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Microsoft fixes Windows XP browser security flaw despite end of support

Microsoft fixes Windows XP browser security flaw despite end of support

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Microsoft is releasing a set of patches for all of its currently supported versions of Internet Explorer. The security updates follow the discovery of a vulnerability that could allow hackers to gain full user permissions over a PC, allowing them to install programs, view and delete data, and much more simply by visiting a malicious website. The major flaw was discovered last weekend, so Microsoft has moved quickly to react to this particular vulnerability outside of its normal Patch Tuesday. The security updates will be available on Windows Update at 1PM ET today.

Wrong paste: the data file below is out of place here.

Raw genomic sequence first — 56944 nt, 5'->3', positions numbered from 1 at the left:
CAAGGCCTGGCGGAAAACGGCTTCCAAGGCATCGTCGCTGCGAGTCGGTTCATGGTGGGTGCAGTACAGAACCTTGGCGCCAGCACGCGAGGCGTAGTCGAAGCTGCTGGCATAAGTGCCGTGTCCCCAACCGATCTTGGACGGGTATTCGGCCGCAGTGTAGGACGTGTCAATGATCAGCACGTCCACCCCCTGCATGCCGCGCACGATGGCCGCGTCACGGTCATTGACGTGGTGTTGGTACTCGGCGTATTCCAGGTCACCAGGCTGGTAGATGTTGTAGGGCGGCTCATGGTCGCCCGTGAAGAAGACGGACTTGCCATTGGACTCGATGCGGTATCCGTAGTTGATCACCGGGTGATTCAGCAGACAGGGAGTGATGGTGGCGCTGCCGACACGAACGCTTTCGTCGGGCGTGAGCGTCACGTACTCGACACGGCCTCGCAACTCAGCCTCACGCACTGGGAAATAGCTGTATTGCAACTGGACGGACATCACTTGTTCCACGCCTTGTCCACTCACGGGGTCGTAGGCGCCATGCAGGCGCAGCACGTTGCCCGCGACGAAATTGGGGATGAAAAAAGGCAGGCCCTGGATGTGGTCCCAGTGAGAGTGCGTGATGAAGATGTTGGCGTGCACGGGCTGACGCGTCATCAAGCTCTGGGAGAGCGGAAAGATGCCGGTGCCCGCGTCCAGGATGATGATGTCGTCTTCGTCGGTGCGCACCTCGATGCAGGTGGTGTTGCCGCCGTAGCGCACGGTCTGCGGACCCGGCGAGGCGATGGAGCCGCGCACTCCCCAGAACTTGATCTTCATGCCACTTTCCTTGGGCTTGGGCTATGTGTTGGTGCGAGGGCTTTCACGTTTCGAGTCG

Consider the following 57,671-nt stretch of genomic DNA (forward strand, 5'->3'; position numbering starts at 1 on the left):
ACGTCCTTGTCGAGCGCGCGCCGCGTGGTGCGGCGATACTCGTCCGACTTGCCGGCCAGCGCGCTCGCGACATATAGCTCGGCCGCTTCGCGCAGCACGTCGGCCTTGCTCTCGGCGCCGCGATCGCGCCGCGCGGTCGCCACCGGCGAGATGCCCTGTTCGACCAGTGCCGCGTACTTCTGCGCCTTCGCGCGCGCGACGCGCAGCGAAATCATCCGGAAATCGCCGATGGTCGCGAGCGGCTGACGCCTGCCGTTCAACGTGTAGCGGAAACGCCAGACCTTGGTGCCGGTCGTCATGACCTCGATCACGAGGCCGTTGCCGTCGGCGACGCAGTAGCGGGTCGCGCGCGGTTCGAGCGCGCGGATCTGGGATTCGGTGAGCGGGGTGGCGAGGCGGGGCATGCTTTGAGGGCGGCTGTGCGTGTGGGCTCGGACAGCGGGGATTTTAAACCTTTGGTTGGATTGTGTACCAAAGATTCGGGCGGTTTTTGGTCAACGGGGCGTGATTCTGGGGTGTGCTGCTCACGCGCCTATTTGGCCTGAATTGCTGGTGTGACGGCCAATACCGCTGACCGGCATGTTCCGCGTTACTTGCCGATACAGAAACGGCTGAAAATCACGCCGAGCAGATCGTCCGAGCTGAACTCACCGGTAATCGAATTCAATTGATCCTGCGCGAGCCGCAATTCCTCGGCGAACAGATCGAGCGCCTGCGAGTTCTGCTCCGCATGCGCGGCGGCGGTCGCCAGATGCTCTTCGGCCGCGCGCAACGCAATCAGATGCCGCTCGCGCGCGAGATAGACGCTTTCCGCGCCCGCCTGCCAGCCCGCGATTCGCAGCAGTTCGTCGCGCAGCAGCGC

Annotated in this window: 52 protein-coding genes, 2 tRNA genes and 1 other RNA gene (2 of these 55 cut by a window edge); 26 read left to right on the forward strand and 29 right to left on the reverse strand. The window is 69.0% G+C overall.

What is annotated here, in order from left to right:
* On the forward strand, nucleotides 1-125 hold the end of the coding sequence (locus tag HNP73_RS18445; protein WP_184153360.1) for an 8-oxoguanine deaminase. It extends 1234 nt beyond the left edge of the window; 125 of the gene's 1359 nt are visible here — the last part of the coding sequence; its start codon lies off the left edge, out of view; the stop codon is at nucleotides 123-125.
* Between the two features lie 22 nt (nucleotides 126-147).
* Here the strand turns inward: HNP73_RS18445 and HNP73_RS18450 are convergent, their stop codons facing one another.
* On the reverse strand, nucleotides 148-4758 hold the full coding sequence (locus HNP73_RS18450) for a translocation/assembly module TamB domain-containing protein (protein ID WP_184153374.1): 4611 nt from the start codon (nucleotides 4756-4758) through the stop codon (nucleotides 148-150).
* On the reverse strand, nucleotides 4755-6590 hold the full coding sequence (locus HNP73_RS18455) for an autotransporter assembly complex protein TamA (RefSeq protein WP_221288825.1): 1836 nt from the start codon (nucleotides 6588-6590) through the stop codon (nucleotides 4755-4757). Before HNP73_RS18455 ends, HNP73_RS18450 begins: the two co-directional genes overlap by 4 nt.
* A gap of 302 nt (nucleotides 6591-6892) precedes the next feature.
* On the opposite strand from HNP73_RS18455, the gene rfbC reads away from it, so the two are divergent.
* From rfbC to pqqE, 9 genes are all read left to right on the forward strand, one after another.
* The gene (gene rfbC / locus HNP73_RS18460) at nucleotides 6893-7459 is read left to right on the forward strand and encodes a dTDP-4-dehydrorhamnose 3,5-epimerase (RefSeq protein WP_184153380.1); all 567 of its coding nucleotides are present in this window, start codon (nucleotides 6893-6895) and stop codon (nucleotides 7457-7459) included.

While Microsoft may have killed off support for Windows XP last month, the company is taking the highly unusual approach of releasing a security update for its nearly 13-year-old operating system today. “We’ve decided to provide an update for all versions of Windows XP (including embedded), today,” explains Microsoft’s Adrienne Hall. “We made this exception based on the proximity to the end of support for Windows XP.” Microsoft still creates security patches for Windows XP designed for businesses who pay a large sum for extended support contracts, but those specific patches are generally not released to the public.

Microsoft says security concerns were overblown

Both the US and UK governments advised web users to use alternative browsers this week due to the flaw, but Microsoft has dismissed the severity of the warnings. “The reality is there have been a very small number of attacks based on this particular vulnerability and concerns were, frankly, overblown,” says Hall. The support exception means Windows XP users are no longer at risk, but Microsoft is still encouraging XP users to upgrade to Windows 7 or Windows 8.1 regardless.